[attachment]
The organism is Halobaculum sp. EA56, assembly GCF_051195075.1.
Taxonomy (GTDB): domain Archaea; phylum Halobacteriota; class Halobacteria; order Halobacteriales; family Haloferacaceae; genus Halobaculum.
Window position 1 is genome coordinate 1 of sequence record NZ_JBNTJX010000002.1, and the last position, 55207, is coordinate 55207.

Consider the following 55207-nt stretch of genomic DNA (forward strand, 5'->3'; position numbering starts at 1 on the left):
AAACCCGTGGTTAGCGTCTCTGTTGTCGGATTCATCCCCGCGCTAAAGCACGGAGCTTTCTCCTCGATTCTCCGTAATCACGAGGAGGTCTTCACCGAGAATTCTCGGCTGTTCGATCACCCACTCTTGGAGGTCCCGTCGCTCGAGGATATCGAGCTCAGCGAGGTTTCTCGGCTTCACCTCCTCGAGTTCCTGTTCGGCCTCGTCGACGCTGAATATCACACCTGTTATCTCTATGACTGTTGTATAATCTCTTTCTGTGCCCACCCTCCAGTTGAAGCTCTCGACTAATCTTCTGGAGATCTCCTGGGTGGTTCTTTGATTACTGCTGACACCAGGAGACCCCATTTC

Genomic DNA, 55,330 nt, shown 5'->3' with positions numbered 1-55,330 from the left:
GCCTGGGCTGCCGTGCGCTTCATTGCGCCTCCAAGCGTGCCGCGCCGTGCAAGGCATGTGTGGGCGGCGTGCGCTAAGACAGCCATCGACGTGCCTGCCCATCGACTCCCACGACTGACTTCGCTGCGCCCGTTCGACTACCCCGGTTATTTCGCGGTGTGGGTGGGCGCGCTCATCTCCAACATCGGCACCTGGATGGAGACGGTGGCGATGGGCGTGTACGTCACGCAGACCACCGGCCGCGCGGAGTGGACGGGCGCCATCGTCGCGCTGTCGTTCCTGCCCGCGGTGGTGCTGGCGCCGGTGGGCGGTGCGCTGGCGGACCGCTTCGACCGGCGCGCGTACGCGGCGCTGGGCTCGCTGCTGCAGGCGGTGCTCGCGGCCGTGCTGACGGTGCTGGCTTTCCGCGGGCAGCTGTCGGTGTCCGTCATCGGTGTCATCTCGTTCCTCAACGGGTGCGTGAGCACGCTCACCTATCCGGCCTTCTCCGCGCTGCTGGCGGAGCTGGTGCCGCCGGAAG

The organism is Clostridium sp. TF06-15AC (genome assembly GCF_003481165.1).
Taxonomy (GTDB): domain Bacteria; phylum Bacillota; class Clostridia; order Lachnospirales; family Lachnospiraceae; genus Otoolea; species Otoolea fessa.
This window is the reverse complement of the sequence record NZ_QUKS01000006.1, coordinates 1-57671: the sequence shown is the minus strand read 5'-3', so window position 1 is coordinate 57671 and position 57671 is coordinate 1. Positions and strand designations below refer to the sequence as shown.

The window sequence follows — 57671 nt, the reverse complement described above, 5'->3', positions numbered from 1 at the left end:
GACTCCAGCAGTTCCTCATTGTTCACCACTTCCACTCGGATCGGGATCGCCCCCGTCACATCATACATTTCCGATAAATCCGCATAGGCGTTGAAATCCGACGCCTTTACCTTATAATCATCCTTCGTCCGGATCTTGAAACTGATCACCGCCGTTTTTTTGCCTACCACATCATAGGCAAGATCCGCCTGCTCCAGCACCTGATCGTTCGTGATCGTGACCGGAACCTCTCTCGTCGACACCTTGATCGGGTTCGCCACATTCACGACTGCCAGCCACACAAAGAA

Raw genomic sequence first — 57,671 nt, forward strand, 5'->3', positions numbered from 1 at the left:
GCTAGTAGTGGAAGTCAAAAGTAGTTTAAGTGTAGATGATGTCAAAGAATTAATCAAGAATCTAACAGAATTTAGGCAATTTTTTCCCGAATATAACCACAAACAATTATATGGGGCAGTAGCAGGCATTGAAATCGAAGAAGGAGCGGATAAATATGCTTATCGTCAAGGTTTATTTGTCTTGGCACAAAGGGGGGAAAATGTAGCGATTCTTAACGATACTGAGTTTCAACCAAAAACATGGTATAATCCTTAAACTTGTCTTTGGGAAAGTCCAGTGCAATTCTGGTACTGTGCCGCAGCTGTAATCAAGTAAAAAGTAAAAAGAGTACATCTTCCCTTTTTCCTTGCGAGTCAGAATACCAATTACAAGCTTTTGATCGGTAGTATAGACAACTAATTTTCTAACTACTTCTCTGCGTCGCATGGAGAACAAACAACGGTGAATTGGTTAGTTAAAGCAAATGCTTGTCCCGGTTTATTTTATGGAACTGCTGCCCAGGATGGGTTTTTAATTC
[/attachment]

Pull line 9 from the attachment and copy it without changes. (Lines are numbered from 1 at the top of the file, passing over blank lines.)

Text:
Taxonomy (GTDB): domain Bacteria; phylum Bacillota; class Clostridia; order Lachnospirales; family Lachnospiraceae; genus Otoolea; species Otoolea fessa.